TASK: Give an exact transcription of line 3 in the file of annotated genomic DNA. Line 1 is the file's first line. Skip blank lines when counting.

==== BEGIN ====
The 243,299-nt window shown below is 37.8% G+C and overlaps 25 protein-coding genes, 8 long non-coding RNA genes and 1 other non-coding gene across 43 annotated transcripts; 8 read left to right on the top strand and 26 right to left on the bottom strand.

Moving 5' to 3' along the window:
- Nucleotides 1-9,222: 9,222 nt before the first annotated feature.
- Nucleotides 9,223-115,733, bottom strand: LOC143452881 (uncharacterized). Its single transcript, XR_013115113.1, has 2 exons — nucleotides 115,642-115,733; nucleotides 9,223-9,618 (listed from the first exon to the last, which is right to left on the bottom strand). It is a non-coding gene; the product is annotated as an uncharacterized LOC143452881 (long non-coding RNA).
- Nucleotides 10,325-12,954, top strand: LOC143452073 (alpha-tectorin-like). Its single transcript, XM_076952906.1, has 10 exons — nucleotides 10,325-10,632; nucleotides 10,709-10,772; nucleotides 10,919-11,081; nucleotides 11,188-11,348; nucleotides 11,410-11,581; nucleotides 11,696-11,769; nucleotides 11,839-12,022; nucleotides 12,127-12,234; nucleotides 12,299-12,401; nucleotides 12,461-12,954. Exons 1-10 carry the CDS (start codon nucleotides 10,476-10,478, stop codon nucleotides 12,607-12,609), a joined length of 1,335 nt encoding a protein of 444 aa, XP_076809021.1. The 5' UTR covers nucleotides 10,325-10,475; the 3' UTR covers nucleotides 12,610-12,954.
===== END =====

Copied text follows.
- Nucleotides 1-9,222: 9,222 nt before the first annotated feature.